Corruption depends on the person doing the corrupting having a way of getting at the person he wants to get at, AND it being worthwhile. No one would ever corrupt a referee who oversaw two games a year – what’s the point? But a referee who oversees 30 games a year is most certainly worth considering.
Clearly if you want to stop the possibility of corruption of referees you increase the number of referees and reduce the number of games per season each undertakes, ensuring they only oversee each club twice at most in a season.
If that is not done then two things follow. First one looks at the refereeing and asks, “have we seen any dodgy refereeing decisions?” Second we ask, “is there a good reason as to why this situation exists?” If there isn’t, then we may be excused for concluding that this country is one which is designed to allow referee corruption – even if that design has only occurred by chance.
If then we find the normally inquisitive media is simply never asking any questions about refereeing, and not even raising the possibility that anything might be amiss, we might wonder if the refereeing organisation is somehow managing to restrict the chances of the media to report such possible issues, by perhaps making the right to broadcast or report contingent on their willingness not to report such concerns.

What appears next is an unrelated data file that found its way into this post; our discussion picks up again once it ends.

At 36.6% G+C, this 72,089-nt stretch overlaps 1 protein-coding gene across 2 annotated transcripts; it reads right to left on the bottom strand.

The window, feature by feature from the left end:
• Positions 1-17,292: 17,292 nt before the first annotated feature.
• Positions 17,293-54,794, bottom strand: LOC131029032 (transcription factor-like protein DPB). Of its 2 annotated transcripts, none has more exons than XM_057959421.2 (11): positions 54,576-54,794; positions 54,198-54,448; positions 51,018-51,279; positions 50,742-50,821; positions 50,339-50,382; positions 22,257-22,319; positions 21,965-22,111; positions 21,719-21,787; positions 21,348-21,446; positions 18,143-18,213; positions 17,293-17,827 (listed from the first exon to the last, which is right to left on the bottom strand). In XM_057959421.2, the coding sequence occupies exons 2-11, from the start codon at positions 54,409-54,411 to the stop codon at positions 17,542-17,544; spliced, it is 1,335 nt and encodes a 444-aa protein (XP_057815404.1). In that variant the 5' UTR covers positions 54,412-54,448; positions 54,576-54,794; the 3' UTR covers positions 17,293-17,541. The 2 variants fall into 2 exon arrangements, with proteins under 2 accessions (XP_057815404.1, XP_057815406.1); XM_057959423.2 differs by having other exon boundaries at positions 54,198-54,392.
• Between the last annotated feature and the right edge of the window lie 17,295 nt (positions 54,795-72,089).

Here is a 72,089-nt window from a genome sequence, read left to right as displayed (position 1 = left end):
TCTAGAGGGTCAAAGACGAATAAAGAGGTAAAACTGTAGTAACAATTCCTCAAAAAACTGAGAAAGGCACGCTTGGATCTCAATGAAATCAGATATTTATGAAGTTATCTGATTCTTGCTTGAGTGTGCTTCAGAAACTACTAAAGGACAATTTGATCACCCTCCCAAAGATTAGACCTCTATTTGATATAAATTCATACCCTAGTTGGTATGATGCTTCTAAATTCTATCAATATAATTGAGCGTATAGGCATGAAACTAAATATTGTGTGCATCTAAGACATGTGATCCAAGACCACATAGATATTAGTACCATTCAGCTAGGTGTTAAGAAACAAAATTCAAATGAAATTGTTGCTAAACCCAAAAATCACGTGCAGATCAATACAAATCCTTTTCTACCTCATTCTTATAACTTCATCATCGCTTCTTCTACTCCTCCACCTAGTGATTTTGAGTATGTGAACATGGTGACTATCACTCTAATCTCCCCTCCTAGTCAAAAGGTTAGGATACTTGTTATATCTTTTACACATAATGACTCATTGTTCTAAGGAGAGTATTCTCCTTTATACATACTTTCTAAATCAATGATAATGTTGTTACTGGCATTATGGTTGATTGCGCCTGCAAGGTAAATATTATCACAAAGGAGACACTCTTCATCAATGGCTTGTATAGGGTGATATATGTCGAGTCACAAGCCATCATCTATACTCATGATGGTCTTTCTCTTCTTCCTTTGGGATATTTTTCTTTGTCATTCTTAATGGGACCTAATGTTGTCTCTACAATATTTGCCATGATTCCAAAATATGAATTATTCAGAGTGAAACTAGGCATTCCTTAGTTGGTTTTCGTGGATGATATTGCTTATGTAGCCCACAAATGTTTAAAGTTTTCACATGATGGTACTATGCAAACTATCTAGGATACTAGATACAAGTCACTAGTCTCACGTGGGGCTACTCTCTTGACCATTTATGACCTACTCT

And what would a worried writer do? Why, he or she might undertake a few very simple pieces of maths, using a calculator which comes free with every mobile phone. And when she or he finds that the answers are odd the journalist might pose one question:
Why is no one looking into this?
And if that question is never ever posed in the media, one might then ask quite simply, “What on earth is going on here?”
Elsewhere on Untold
How the media tells us what is news, what is not, and how to think
- When the English media ignore a big story like this, you know something is up
- The media should be “held accountable for the way they harass and vilify people”.
- The BBC showed total lack of judgement for Arsenal match, but the kiddies showed their class
For advertising enquiries contact Snack Media at 0207 272 7582 or email Tom@Snack-media.com
For all other issues please contact Untold Arsenal at Tony@schools.co.uk
- What takes clubs up and down the league: attack or defence?
- Referee Extremism: the situation in Spain and in England
- Didn’t appreciate KO time, M1 is a disaster, but watching Arsenal is a joy
- Arsenal v Newcastle: the team and league positons AFTER the game.
- Arsenal v Newcastle: injuries, yellow cards and recent form